If you're the kind of woman who has seemingly tried everything but still can't find "the one" to settle down with, don't blame yourself, blame your location. 

There are some marked differences in the ratio of single men to single women from city to city, a new Pew Research Center analysis of the 2012 American Community Survey finds. This is especially the case with single individuals that (surprise, surprise) have jobs.

So are you ready, single ladies of America? Pew found the top 10 cities out of the country's largest metro areas where the number of employed men per 100 women is the highest among single adults ages 25 to 34. If you're still looking for a man to put a ring on it, you might want to consider moving to one of these metropolises.

And if you're one of those women who's contemplating what kind of cat to get to start your spinster life, maybe you're just living in the wrong city. In addition to the best cities to find a single man, Pew also found the top 10 worst cities for single ladies hoping to marry.

Nothing says "big romantic gesture" like moving to a new city. Plus, it gives you an excuse to go out and meet new people, which is a great way to find some new friends, romantic partners and eventually a husband, if you're looking for that sort of thing.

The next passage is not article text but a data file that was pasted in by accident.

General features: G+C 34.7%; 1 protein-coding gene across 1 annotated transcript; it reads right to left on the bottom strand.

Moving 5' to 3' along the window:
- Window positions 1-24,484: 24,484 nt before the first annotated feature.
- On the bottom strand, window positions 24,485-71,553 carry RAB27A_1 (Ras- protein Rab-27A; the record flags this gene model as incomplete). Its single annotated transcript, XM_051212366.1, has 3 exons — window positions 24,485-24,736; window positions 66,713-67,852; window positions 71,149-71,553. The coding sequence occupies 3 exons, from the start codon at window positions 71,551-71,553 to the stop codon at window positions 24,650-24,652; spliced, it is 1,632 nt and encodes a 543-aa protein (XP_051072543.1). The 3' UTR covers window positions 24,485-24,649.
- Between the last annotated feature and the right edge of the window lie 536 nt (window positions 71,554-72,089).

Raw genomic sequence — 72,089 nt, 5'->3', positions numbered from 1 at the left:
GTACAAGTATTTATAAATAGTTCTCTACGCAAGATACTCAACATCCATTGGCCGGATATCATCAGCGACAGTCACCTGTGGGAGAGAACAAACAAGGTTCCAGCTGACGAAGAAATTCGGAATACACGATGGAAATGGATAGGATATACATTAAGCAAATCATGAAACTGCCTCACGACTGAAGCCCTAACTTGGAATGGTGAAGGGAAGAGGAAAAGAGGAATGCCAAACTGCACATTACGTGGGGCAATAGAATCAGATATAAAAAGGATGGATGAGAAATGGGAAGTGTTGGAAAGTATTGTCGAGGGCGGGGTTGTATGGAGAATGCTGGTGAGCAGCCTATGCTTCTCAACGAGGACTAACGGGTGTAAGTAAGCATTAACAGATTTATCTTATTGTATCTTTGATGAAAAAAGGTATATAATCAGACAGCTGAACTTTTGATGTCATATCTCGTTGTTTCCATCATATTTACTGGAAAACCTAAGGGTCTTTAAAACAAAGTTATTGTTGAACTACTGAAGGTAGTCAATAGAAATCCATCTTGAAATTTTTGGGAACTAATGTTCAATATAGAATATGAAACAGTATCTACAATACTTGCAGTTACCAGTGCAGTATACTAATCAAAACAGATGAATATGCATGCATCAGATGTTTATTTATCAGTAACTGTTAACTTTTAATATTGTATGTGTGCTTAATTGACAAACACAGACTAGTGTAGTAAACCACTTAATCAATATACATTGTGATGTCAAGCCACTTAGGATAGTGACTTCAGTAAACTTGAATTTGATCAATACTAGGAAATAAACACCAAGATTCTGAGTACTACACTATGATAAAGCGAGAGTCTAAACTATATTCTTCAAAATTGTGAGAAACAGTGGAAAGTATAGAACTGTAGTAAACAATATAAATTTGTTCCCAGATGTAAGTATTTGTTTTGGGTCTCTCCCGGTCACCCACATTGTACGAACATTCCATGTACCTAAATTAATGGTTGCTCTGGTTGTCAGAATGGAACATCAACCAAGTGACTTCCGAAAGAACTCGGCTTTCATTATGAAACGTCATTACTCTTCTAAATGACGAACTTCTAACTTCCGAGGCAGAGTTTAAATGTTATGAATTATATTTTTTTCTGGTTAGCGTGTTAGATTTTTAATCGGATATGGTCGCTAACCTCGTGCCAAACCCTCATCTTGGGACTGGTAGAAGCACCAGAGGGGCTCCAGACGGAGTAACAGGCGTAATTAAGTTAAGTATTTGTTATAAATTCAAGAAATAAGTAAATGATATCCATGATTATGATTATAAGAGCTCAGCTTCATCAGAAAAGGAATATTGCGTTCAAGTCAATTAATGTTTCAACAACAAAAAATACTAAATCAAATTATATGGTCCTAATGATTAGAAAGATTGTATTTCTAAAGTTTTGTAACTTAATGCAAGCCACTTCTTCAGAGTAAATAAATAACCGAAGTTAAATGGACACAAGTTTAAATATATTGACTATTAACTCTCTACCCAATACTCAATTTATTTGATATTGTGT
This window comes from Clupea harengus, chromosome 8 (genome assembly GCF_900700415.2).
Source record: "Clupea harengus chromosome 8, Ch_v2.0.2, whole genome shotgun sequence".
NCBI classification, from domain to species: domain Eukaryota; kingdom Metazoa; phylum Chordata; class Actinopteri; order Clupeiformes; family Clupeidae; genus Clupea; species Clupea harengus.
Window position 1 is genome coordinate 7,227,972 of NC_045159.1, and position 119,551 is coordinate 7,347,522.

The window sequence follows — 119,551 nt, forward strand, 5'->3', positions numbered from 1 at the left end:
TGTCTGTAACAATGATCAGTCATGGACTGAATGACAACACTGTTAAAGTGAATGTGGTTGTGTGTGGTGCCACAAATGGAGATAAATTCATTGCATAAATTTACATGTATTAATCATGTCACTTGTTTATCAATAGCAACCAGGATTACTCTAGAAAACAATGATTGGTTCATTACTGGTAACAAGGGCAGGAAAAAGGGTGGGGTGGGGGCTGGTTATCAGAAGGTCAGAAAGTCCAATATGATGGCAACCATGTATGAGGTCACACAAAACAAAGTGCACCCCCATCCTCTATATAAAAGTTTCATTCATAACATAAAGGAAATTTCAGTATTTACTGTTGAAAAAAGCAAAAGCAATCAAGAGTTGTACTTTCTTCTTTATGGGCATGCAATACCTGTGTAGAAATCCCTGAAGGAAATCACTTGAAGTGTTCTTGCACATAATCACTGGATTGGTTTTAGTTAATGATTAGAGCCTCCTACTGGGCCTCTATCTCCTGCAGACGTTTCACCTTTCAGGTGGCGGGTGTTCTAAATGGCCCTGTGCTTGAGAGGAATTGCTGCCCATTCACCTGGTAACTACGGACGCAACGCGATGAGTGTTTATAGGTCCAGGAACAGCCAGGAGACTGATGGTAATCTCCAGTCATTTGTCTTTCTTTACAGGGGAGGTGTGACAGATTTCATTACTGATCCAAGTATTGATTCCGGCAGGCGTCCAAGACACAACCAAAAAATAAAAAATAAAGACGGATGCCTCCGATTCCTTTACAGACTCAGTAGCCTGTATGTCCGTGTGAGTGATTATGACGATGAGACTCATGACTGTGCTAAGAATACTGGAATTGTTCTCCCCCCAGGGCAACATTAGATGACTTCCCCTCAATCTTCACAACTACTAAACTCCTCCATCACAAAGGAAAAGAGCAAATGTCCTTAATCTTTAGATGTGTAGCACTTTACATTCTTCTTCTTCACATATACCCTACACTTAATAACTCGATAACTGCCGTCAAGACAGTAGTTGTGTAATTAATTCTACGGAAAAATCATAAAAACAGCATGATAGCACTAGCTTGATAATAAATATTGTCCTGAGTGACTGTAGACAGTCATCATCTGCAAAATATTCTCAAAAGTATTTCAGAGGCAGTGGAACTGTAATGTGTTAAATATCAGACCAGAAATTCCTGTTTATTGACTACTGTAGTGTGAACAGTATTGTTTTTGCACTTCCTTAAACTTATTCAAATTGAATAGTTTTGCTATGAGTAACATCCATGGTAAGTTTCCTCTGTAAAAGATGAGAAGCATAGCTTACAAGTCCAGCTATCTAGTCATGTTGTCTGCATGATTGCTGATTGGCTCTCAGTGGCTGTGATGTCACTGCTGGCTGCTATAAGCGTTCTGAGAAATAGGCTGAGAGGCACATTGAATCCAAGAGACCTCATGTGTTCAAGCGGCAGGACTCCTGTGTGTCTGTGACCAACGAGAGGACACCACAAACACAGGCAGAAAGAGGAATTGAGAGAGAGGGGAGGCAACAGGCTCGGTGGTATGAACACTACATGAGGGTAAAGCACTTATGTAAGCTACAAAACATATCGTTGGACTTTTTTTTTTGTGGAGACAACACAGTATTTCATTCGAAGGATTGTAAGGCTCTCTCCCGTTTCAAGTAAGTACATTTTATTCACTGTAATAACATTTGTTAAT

Across the country, things don't look too bad for all the single ladies. Nationwide, single young men outnumber women, with the ratio being 115 to 100 among single adults ages 25 to 34. However, if you limit yourself to single men that are employed, which you totally should, girl, then the future doesn't look so bright. The ratio then turns out to be 84 single, employed men for every 100 women. There just aren't enough single, employed men to go around, but this also means that men will have no problem finding a woman with a job. Ain't it the truth.

Pew's findings build off of its poll published last week on marriage trends in America. Pew projected a record-high number of 25 percent of Millennials never marrying. The survey also found that the desire among young adults to one day get married is waning, with 53 percent saying they'd like to one day get married in 2014 compared to 61 percent in 2010. Young adults are also more uncertain if they will ever get married with 32 percent saying this in 2014 compared to 27 percent in 2010.

With it being so difficult to find a single man with a job these days, who can blame them?

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